Once driver circuit 802 and photodiode 804/904 are formed into polysilicon layer 702, a passivation layer 828 is disposed over the entire structure. Passivation layer 828 is generally composed of a field oxide material, and protects the device and circuitry from moisture. Passivation layer 828 is patterned using masking and etching technology to expose drain and source contacts 810, 811, 812 and 813, a contact 830 which will serve as an anode for VCSEL 500 operating in combination with contact 620 (previously discussed) which serves as the cathode for VCSEL 600, and contacts 826 and 827 which serve as a cathode and anode, respectively, for photodetector 804/904.

Referring now to FIG. 10, illustrated in top view is a semiconductor chip 950 including a VCSEL array 952. VCSEL array 952 is generally composed of a plurality of VCSEL structures fabricated according to the method disclosed herein with regard to VCSEL 500 and a plurality of photodetectors fabricated according to the method disclosed herein with regard to photodetector 804 of FIG. 8 or photodetector 904 of FIG. 9. It should be understood that VCSEL array 952 is fabricated and thus described as either a passive array or an active array. In the instance where VCSEL array 952 includes an active matrix array, each pixel would include a polysilicon thin film transistor as an active matrix switch and a surface emitting laser. Semiconductor chip 950 includes a plurality of integrated driver circuits, including row driver circuits 954 and column driver circuits 956. Row and column driver circuits 954 and 956 are disclosed as fabricated according to the method disclosed herein with regard to driver circuit 802 of FIGS. 8 and 9. Driver circuits 954 and 956 are fabricated about a periphery of semiconductor chip 950 thereby providing for ease in interfacing of semiconductor chip 950 to a power source, a printed circuit board (PCB), or the like. To provide for interconnect of semiconductor 950 there are provided a plurality of contact pads 958 positioned about a perimeter of semiconductor chip 950. Contact pads 958 are interfaced using metal interconnects, such as patterned aluminum traces, so as to electrically interface contact pads 958 with driver circuits 954 and 956 and VCSEL array 952.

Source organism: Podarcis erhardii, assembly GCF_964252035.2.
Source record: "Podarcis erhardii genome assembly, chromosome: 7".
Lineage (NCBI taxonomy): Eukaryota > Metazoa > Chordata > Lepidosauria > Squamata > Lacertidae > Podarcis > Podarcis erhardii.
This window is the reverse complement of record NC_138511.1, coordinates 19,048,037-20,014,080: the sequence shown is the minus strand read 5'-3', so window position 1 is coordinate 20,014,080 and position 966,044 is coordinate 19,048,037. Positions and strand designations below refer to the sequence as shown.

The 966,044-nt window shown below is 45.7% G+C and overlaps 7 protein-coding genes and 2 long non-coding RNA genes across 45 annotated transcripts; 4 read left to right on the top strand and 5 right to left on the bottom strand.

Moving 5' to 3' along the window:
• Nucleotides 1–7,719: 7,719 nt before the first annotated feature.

During operation, the optical output power of each individual VCSEL in array 952 is measured by the integrated photodetectors. This measurement is subsequently used to adjust the electrical power input to the individual VCSEL devices and thereby, adjust the optical output power. Adjustment of the power is achieved by establishing a feedback loop between each individual photodetector of array 952 and driver circuits 954 or 956 to adjust the laser injection current to maintain a constant laser emission power in response to the feedback.

By now it should be appreciated that a novel VCSEL semiconductor chip with integrated drivers and photodetectors and a method for fabricating the VCSEL semiconductor chip with integrated drivers and photodetectors has been provided. This device and method for making the integrated VCSEL chip provides for a highly integrated device that has manufactured as a part thereof drivers and photodetectors for automatic power control (APC) of the VCSEL devices. The VCSEL semiconductor chip with integrated drivers and photodetectors made with this method can be utilized in a wide variety of applications.

While we have shown and described specific embodiments of the present invention, further modifications and improvements will occur to those skilled in the art. We desire it to be understood, therefore, that this invention is not limited to the particular forms shown and we intend in the appended claims to cover all modifications that do not depart from the spirit and scope of this invention.

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Classifications
U.S. Classification372/50.124, 372/92, 372/50.21, 372/96
International ClassificationH01S5/183, H01S5/026
Cooperative ClassificationH01S5/0262, H01S5/0264, H01S5/0261, H01S5/183
European ClassificationH01S5/026D
Legal Events
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May 18, 1998ASAssignment